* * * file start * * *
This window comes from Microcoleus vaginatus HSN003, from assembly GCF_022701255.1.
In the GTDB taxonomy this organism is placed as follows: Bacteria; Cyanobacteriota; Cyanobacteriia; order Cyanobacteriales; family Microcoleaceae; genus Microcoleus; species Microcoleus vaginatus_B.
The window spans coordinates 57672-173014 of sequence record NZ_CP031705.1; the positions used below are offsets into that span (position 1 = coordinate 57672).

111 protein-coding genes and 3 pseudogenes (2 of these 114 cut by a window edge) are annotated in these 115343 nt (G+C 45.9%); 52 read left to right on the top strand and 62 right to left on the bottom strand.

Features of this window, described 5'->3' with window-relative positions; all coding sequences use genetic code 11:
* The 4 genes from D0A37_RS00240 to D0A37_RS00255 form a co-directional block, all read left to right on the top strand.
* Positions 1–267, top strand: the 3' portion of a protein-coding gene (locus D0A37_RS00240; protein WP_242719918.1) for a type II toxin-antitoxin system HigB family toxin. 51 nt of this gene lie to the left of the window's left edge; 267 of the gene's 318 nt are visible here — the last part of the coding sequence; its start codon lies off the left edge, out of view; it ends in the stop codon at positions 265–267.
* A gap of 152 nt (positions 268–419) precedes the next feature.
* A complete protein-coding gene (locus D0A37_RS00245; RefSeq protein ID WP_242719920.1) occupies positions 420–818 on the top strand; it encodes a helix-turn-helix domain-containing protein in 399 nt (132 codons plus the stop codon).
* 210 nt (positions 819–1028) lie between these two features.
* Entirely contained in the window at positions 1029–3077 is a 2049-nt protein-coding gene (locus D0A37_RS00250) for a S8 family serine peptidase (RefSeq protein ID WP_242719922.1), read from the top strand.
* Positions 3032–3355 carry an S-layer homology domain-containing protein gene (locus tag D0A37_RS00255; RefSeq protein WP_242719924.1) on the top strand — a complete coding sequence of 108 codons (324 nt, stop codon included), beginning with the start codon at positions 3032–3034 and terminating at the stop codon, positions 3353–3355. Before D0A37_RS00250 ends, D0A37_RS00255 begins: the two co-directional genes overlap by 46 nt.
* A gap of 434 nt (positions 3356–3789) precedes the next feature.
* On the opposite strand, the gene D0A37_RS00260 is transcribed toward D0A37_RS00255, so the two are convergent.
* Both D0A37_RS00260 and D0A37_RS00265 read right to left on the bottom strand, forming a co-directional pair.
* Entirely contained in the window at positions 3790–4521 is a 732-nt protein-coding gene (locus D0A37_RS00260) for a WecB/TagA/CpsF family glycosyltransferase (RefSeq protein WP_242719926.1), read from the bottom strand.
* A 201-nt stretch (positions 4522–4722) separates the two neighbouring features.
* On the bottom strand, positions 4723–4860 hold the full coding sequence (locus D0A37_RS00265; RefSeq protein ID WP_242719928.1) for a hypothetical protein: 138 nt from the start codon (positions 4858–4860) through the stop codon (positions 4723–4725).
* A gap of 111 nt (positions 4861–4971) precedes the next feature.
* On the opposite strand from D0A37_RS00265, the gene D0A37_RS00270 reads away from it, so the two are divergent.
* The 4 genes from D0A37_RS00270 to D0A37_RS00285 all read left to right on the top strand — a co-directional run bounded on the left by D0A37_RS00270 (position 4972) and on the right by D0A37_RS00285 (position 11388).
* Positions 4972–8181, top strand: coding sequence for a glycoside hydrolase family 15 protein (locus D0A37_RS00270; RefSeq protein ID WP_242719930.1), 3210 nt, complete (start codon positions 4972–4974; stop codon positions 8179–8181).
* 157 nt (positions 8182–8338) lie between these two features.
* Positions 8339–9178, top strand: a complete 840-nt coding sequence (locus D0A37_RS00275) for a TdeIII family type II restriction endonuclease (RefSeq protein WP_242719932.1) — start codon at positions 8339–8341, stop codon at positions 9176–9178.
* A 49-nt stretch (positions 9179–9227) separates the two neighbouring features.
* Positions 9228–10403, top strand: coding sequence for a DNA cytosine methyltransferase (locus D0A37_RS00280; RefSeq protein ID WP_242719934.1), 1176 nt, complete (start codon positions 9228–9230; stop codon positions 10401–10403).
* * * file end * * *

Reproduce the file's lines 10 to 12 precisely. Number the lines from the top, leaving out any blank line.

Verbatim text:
* 210 nt (positions 819–1028) lie between these two features.
* Entirely contained in the window at positions 1029–3077 is a 2049-nt protein-coding gene (locus D0A37_RS00250) for a S8 family serine peptidase (RefSeq protein ID WP_242719922.1), read from the top strand.
* Positions 3032–3355 carry an S-layer homology domain-containing protein gene (locus tag D0A37_RS00255; RefSeq protein WP_242719924.1) on the top strand — a complete coding sequence of 108 codons (324 nt, stop codon included), beginning with the start codon at positions 3032–3034 and terminating at the stop codon, positions 3353–3355. Before D0A37_RS00250 ends, D0A37_RS00255 begins: the two co-directional genes overlap by 46 nt.